The European Jewish Cemeteries Initiative (ESJF) has announced a “vast research and monitoring project” of Jewish cemeteries across the historic Bucovina regiona, which today straddles Chernivtsi oblast in southern Ukraine as well as parts of northern Moldova and northern Romania.
It said the project will be launched following meetings last week with the office of the Governor of Chernivtsi oblast, the regional council and the city of Chernivtsi. (The ESJF has also announced it will be restoring the roof of the pre-burial house at the Jewish cemetery in Chernivtsi.)
ESJF teams will shortly spread out across the region, surveying the Jewish cemeteries there and monitoring their current state. The project involves the strong cooperation of the regional and local governments and is based in the city of Chernivtsi (historically, a major Jewish centre). With Chernivtsi Airport shortly to open up to direct international flights from a number of locations including Tel Aviv, this project will link up with the creation of important tourist routes across the region. We are very grateful for the support and encouragement for this project from Oleksander Feshuk, Governor of the Chernivtsi region. The research and monitoring project also links up with our new national project across Ukraine with the participation of the Mayor of Kyiv and the Association of Mayors of Ukraine’s Towns and Villages.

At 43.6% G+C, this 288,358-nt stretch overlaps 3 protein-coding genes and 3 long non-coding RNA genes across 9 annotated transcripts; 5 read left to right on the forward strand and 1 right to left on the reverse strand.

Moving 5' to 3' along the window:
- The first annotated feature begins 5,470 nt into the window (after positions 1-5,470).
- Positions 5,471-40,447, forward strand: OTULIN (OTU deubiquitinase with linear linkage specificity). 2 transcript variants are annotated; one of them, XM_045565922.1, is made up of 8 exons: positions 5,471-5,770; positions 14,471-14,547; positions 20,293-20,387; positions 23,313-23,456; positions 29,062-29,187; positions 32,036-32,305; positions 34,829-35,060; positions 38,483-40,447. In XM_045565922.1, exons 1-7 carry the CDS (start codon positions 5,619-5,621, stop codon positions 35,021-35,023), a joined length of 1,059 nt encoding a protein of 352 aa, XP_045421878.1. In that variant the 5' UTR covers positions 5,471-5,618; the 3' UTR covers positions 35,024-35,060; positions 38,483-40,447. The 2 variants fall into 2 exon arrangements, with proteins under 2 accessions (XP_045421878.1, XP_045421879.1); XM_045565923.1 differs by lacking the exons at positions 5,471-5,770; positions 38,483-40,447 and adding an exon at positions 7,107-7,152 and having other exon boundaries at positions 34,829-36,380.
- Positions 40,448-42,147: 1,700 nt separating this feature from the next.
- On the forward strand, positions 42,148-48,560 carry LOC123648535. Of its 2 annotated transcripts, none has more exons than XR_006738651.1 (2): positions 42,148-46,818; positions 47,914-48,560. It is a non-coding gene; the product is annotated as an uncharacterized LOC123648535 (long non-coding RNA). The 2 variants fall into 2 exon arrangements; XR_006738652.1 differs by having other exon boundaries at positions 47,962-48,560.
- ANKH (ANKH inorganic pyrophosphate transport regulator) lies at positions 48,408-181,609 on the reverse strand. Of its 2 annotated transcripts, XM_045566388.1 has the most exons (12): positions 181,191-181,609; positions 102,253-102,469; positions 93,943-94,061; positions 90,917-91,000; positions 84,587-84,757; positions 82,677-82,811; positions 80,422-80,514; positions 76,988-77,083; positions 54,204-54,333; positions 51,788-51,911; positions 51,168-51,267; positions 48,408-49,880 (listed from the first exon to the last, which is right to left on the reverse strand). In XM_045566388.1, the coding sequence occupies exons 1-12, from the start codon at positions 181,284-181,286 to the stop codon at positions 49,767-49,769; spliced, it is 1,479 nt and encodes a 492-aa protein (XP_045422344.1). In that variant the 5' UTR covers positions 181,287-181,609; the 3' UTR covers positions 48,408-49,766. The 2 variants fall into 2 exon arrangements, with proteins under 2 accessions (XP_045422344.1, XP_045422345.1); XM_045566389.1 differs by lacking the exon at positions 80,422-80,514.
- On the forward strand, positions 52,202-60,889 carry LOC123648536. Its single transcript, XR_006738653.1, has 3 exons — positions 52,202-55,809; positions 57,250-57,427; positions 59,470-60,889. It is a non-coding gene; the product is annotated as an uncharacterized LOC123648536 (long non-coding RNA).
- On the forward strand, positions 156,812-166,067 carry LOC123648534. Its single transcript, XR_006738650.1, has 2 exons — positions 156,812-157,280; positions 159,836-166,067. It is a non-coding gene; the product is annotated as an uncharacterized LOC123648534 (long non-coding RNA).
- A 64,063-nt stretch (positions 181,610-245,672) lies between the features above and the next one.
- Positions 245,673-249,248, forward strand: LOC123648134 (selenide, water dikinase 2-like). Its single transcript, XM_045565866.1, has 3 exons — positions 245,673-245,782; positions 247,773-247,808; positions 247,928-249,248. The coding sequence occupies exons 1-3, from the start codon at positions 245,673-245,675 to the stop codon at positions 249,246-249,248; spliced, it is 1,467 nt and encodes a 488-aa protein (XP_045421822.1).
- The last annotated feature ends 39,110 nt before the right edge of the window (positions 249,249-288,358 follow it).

Surveys of Jewish cemeteries (and other heritage sites) were carried out in Romania and Ukraine by the U.S. Commission for the Preservation of America’s Heritage Abroad in the 1990s.
The Bukovina region includes scores of Jewish cemeteries, many of them with gravestones exhibiting extraordinary carved decoration.
The old Jewish cemetery in Siret, Romania, on the border with Ukraine, dates from as early as the 16th century and is listed as a national monument. It is one of three Jewish cemeteries in the town. We wrote in 2013 how tri-lingual signage has been put up to mark the historic Old Jewish Cemetery and the synagogue, as well as other historic sites, in Siret.
Here is a photo essay of Jewish cemeteries in (mainly Romanian) Bucovina.